The VA notes that some Filipinos do qualify for certain benefits, such as pensions and one-time compensation. And last year, Congress awarded Filipino veterans the Congressional Gold Medal, though the award, usually reserved for civilians, was mostly symbolic.
Critics say this reveals a problem in how the U.S. has addressed the issue: by avoiding a comprehensive approach.
"I think the opposition is primarily fiscal," said Democratic Senator Brian Schatz of Hawaii. He's sponsoring a bill that would recognize the last remaining Filipino veterans. The measure, co-sponsored by Republican Lisa Murkowski of Alaska, would extend recognition to all Filipinos who fought. It would also make it easier for them to prove their service.
Schatz does not yet have a cost estimate, but a more limited bill introduced in 2015 would have cost $53 million in the first year, according to a Congressional Budget Office estimate.
"These soldiers fought under the American flag because they believed in our shared ideals," said Schatz. "They bled for us and for our ideals and they also fought with us with the understanding that they would be treated like American veterans."
Widows, children carry on the fight
Helen Balani, 87, can remember the heavy bombing near her home in Bukidnon, Mindanao, a southern island in the Philippines.
"We were always scared," she said, saying her parents would scramble to find the kids as planes roared overhead. "My mother shouted, 'Run!'"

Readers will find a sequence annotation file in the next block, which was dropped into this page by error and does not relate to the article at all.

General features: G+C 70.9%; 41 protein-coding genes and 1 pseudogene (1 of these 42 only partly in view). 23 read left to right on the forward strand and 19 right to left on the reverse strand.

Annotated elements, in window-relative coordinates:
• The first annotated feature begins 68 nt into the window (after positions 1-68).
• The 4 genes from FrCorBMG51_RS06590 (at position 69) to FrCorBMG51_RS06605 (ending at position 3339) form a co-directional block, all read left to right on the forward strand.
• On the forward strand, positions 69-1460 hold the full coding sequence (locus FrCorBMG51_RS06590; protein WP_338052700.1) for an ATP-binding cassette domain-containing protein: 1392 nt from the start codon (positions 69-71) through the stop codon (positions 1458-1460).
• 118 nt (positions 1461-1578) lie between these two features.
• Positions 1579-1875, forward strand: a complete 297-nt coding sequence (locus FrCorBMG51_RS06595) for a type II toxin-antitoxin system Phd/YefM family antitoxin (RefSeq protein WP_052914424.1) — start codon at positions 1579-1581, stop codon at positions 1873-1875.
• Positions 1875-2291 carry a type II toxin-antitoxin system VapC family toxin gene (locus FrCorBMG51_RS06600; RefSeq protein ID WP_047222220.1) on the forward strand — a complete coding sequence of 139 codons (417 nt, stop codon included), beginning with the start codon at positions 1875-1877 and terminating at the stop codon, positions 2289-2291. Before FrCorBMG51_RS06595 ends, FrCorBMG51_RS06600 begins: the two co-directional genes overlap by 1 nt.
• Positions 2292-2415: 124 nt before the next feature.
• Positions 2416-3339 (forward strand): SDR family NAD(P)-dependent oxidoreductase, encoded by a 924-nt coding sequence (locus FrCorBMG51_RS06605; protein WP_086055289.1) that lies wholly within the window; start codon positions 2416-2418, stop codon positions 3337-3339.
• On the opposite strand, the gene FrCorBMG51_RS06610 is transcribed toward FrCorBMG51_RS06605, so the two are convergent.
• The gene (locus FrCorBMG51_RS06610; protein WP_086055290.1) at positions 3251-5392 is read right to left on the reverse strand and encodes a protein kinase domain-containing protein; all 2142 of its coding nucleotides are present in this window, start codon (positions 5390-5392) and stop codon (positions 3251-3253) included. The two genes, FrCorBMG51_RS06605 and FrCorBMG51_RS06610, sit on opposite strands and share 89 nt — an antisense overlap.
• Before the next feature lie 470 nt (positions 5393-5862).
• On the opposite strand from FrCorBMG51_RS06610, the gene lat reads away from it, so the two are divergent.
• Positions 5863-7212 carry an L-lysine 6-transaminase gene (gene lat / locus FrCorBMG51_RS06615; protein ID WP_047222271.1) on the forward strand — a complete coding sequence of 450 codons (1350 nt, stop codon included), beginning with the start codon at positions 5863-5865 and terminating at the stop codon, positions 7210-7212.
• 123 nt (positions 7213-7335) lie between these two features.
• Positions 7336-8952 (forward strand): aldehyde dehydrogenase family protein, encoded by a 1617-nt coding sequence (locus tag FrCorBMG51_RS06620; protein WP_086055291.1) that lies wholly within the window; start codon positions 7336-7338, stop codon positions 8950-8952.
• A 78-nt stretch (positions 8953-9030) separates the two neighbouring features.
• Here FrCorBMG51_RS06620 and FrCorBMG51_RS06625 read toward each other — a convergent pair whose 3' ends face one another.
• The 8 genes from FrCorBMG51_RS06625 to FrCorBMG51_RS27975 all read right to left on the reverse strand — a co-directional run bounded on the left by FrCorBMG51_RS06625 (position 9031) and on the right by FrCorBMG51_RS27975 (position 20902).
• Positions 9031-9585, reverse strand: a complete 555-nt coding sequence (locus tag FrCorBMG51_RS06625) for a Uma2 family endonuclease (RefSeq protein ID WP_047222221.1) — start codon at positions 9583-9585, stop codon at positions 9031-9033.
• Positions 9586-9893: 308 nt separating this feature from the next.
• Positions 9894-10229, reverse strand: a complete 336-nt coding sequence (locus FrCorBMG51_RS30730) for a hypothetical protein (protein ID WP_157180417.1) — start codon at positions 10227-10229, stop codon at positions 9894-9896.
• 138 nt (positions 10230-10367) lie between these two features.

At the time, her future husband, Ireneo Balani, joined other young Filipinos and fought as a guerilla in the mountains. He was later recognized by the Philippines government as a Scout, a division of local forces that helped guide U.S. troops through the dense mountainsides. He died in 2004.
Today, Helen Balani lives in Los Angeles in a cramped three-bedroom house she shares with five people, including her daughter and two other World War II widows.
"Our husbands fought with the American army side by side, shed blood together with the Americans during that time, and thousands of our people died together with the American people," said Balani.
As a widow, she receives 5,000 pesos a month from the Philippine government, or about $100. But so far, she has been denied benefits from the U.S. Lately, Balani has had trouble making rent and fought an eviction notice.
"We are not trying to steal the money of America," she said. "We just want what is due to us."
Balani is not alone. In her neighborhood, known as historic Filipinotown, about a quarter of the Filipino families have a direct tie to a World War II veteran, according to Art Garcia, a community organizer and the national coordinator for Justice for Filipino American Veterans.
"That's the irony of it," said Garcia. "Imagine you fought for a war side by side with Americans and yet you're denied being an American veteran."
Garcia has been working to expand recognition for Filipinos for more than two decades. He said he sees the current legislation in the Senate as the final piece.
"If it is completed, America has paid its dues to the Filipinos," he said.
But he's worked long enough to know that passage is far from certain. The bill currently awaits action in the Senate's Veterans Affairs committee, and though it has garnered bipartisan support, the upcoming election season may make it tough for advocates to keep lawmakers' attention on the issue.
"We will continue fighting for benefits and for recognition," said Garcia. "We will not let up."
How much longer will they fight?
"As long as it takes," he said.
This story was produced by the American Homefront Project, a public media collaboration that reports on American military life and veterans. Funding comes from the Corporation for Public Broadcasting.